Recorded on 05/13/2008, uploaded on 01/24/2009
Musician's or Publisher's Notes
The twelfth and last trio sonata of Antonio Vivaldi’s opus 1 is, in actuality, a set of variations upon “La folia,” a musical theme dating back to roughly the late 15th century. A harmonic structure similar to the modern-day 12-bar blues and based around the tonic and dominant harmonies of a minor key (usually D minor) and its relative major, “La folia” has served as the foundation of many pieces throughout the history of music. The first documented piece to appear with the name “folia” was by Jean-Baptiste Lully’s in 1672; after him followed Corelli, Scarlatti, Vivaldi, J. S. Bach and Handel. Even in the 19th century, the “folia” appeared in the second movement of Beethoven’ Fifth Symphony and Franz Liszt’s Rhapsodie Espagnole.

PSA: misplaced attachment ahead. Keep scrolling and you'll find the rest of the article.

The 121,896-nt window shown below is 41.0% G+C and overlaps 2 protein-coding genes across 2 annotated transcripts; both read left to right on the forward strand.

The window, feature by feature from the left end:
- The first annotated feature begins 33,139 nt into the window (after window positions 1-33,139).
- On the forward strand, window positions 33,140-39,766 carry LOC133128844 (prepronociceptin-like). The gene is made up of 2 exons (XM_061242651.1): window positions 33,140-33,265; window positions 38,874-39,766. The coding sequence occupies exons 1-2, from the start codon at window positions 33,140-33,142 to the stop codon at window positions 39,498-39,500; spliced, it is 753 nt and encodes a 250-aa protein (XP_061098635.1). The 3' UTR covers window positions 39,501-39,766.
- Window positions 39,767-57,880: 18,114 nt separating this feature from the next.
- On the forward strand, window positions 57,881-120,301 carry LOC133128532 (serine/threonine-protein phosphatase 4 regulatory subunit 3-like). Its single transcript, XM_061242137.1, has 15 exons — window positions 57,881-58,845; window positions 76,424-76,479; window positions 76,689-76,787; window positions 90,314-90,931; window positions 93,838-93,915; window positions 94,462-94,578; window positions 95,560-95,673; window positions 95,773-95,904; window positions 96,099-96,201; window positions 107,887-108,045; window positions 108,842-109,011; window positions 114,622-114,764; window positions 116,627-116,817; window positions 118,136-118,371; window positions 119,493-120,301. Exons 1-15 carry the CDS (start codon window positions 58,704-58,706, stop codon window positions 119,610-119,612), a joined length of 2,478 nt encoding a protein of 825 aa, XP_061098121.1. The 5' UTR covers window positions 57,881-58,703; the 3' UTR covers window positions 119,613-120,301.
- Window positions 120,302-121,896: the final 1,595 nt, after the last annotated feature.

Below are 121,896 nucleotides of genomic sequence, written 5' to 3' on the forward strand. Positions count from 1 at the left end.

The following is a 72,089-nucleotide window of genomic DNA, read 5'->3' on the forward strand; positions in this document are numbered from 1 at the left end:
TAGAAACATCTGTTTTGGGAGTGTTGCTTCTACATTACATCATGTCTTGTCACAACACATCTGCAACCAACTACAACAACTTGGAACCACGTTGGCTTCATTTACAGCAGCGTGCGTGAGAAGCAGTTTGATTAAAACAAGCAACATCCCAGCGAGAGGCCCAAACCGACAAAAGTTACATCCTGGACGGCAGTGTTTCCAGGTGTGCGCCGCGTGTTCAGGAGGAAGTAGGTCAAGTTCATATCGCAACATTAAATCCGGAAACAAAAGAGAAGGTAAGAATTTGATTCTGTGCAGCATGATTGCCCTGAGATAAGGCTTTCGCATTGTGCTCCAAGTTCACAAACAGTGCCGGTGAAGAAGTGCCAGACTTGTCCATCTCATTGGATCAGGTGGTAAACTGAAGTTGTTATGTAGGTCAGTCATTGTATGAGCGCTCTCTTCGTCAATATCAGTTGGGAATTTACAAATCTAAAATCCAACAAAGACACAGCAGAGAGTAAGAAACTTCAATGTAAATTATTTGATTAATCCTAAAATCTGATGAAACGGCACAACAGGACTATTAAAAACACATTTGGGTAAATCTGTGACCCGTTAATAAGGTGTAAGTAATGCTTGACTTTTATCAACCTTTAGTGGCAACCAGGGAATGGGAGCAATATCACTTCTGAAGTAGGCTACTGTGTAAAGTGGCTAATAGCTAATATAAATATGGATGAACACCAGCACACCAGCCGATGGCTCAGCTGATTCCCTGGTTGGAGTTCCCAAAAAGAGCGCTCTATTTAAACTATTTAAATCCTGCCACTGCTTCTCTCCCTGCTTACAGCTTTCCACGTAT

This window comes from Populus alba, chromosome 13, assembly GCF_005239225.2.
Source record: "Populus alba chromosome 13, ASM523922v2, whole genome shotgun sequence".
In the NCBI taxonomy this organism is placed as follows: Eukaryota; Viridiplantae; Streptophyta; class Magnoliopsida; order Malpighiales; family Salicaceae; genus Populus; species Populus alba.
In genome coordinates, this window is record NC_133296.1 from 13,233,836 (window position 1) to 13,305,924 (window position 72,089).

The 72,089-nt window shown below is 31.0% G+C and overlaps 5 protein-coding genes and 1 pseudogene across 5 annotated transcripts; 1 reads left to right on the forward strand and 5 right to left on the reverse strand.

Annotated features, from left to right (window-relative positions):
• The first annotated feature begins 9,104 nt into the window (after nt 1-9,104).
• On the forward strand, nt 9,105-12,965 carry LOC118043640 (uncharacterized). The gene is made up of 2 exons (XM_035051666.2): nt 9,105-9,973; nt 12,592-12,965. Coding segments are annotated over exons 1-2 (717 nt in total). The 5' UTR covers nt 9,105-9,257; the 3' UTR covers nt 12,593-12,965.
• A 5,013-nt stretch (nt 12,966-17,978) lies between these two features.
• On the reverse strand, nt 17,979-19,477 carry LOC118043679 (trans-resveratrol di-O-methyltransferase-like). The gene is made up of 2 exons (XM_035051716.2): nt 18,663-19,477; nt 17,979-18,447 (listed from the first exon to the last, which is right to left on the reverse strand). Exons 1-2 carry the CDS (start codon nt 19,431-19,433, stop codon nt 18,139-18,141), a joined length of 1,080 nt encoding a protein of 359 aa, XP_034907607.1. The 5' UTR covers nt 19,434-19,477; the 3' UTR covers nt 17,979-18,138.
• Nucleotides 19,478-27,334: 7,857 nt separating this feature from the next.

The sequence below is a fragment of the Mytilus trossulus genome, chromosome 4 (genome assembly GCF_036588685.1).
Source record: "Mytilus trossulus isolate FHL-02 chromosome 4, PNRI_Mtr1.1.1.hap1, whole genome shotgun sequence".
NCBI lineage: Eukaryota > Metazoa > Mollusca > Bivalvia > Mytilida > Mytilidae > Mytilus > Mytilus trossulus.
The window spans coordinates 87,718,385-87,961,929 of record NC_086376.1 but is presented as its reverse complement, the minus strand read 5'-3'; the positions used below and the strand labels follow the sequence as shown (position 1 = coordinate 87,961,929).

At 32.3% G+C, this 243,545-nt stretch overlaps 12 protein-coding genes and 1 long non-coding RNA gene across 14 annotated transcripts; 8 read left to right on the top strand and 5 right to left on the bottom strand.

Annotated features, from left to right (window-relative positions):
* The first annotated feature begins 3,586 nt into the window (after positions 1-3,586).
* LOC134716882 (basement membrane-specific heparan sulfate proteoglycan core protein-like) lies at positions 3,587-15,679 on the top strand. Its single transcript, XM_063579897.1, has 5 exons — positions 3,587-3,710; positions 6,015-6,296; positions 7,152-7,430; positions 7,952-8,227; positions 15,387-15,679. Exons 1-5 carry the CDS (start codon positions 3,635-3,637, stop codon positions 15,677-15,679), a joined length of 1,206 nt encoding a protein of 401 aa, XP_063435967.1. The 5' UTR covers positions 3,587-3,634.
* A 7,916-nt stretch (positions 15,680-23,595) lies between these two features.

Vivaldi’s begins his variations on “La folia” with the theme in a triple meter and with a rhythm typical of the sarabande, a particularly suitable dance idiom for the melancholy chord progression. Twenty variations then follow. The first of these build in ornamentation and introduce imitative figures between the two violins, florid sixteenth note passages and eventually syncopations. The mood begins to change with Variation XIII, as eighths are interspersed with triplets while the following variation introduces imitative melodies between the violins with poignant dissonances. A sorrowful tone is adopted in Variation XII as the first violin utters a mournful tune above the folia bass. Beginning with Variation XVII, the music gradually builds in momentum culminating in the rapid figurations of the finale two variations. Finally, a brief coda returning to the sarabande rhythm with which the theme was announced placed over the octave figurations of the last variation closes the piece. Joseph DuBose
Courtesy of International Music Foundation.
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